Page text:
It can also been seen perhaps in all the times a critic or audience is willing to interrogate the "integrity of the work".  You get barbs like this tossed into the mix countless times, and the fact that they keep happening can be likened to the way people will judge how well a sport is played.  Such basic phenomena might be enough to establish some kind of connecting thread between stories and games.  It would be interesting to find out just how far Stevenson himself might have gone with a concept like this.  Federico, however, is content to remain well within bounds.

She establishes that treating the act of writing as a form of Play was important for her subject.  She focuses in on a basic rule Stevenson liked to apply to his own precarious situation as an artist.  "There is the golden maxim; thus one should strain and then play, strain again and play again.  The strain is for us, it educates; the play is for the reader, and pleases (45)".  "Strain and then play.  There's something Zen about this philosophy.  It describes not only a practice, but a temperament, a deliberate attitude toward one's creative work (ibid)".  It's an insight Federico develops a bit further on, when she notes the psychological alertness that Stevenson was able to bring to his profession.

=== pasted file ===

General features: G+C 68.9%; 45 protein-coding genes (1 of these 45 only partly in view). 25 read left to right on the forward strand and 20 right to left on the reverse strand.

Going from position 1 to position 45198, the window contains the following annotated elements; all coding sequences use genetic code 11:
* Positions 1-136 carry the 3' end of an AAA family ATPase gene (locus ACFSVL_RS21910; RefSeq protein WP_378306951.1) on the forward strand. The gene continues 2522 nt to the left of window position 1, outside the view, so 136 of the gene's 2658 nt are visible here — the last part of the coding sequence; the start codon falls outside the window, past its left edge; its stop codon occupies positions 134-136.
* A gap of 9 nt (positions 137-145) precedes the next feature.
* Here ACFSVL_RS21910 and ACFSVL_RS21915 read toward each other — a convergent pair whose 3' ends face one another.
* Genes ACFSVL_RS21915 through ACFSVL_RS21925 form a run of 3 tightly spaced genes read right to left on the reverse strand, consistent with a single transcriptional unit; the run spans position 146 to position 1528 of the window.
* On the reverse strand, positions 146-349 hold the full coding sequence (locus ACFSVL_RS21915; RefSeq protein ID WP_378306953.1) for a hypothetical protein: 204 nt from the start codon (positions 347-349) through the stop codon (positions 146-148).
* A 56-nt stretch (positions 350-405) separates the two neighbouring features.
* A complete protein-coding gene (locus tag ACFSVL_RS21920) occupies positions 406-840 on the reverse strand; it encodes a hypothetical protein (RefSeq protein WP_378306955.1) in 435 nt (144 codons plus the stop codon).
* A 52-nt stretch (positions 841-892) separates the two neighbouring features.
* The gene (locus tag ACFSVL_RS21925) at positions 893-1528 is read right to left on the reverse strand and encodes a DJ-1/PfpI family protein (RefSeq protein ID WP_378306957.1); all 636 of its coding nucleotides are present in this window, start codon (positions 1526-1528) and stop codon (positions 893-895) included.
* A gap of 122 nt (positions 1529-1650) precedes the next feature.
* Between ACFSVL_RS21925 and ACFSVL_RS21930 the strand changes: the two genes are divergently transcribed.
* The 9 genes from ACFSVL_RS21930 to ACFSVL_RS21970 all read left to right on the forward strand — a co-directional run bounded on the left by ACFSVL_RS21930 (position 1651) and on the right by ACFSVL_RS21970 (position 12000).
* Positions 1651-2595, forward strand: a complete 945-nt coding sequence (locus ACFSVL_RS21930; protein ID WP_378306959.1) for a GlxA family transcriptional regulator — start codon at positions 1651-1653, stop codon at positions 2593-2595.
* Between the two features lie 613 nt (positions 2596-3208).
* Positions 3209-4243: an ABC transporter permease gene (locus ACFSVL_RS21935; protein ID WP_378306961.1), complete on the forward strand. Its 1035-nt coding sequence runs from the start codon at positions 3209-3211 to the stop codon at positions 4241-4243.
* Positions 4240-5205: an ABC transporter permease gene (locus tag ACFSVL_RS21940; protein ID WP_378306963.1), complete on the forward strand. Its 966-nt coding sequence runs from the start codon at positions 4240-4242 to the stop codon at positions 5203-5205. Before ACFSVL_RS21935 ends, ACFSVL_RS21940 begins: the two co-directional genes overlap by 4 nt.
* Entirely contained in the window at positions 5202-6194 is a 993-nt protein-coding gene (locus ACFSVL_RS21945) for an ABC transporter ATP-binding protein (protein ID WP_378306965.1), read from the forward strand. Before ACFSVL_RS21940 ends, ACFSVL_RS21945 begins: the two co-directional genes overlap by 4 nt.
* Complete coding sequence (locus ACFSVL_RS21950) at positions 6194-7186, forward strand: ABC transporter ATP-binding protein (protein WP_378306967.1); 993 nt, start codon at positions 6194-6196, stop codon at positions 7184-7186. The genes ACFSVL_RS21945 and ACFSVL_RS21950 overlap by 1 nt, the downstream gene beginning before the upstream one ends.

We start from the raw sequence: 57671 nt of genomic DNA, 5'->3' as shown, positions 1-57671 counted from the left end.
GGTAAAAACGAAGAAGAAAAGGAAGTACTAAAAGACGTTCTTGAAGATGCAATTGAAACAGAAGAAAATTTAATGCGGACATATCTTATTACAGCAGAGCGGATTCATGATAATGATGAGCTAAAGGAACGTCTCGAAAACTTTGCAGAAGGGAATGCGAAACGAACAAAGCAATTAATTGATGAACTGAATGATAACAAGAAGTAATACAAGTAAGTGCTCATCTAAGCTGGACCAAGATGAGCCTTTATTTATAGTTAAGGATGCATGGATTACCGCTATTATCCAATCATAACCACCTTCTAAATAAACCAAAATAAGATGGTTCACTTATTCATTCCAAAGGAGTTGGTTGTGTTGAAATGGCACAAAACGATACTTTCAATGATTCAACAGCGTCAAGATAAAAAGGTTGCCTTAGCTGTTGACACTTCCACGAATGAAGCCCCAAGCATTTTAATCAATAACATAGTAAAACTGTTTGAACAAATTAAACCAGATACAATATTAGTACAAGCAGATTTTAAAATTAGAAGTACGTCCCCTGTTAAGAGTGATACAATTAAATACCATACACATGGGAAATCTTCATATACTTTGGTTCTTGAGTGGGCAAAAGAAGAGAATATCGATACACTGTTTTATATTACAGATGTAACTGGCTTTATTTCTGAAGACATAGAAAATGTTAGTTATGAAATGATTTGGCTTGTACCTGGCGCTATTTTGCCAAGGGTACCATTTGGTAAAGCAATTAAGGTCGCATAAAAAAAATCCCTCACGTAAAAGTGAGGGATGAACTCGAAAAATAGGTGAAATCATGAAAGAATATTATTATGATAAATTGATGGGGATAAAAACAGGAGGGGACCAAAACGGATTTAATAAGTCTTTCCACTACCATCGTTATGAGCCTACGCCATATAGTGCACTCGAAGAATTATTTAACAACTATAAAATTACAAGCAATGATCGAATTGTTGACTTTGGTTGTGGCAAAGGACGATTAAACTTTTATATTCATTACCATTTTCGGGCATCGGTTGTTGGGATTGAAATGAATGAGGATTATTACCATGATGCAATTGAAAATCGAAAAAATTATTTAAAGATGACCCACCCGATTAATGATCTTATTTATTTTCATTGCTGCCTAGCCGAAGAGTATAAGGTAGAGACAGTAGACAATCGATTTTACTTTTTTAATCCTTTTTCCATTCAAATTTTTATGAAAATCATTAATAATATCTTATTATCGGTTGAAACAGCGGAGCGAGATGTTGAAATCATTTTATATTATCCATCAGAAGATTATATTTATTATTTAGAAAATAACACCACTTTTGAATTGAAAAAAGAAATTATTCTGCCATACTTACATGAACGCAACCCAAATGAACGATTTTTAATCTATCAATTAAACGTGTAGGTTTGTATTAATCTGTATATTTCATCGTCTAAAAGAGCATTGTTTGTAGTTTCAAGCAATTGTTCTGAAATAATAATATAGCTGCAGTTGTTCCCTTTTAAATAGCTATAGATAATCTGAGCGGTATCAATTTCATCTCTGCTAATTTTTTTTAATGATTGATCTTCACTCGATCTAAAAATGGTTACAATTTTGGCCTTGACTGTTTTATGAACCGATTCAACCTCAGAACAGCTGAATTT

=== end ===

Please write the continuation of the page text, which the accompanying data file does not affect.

"If Stevenson wanted art to seem effortless, he also believed the undertaking itself should be diverting.  Let's admit that writing stories is something of a frolic - as he wrote to his father, lives are not at stake here.  Novelists (most of them) are not brain surgeons, or even lighthouse engineers.  So however intensely he is working on his novel, the writer's efforts should be lightened by a sense of his delight in passing the hours in just that way.  To borrow from the psychoanalyst D.W. Winnicott, creative work should be "deliberate but without too much of the deliberateness of trying."  Stevenson insisted that an author should take up his work "with the unreasoning good faith and the unflagging spirit of children at their play."  

"He should become so involved in the pleasure of linking words together or in imagining what his characters would say and do, that it never occurs to him to ask why he is writing his story or if it is worth doing.  Those questions would never "occur to the child as he plays at being a pirate on the dining-room sofa, nor to the hunter as he pursues his quarry," Stevenson wrote.  "And the candour of the one and the ardour of the other should be united in the bosom of the artists."  The immersion of the child, the absorption of the foxhound - these are important psychological stages for creative work, and also forms of mental release, when the imagination has free rein.  A writer who is not in touch with his own instinct for play and his own pleasure in playacting will ultimately fail to charm the reader (46)".

Treating the creation of a work of fiction as a game is an idea I'm willing grant a given amount of legitimacy to.  The one caveat I have to add is for the artist to realize that it's still necessary for the artist to bring a critical aesthetic eye to the endeavor sooner or later.  The good news is that Stevenson appears to have been well aware of this aspect of the craft.  Federico is also alert to the more analytical aspects of the Louis's approach to the material.  Which brings us to the next big topic for discussion.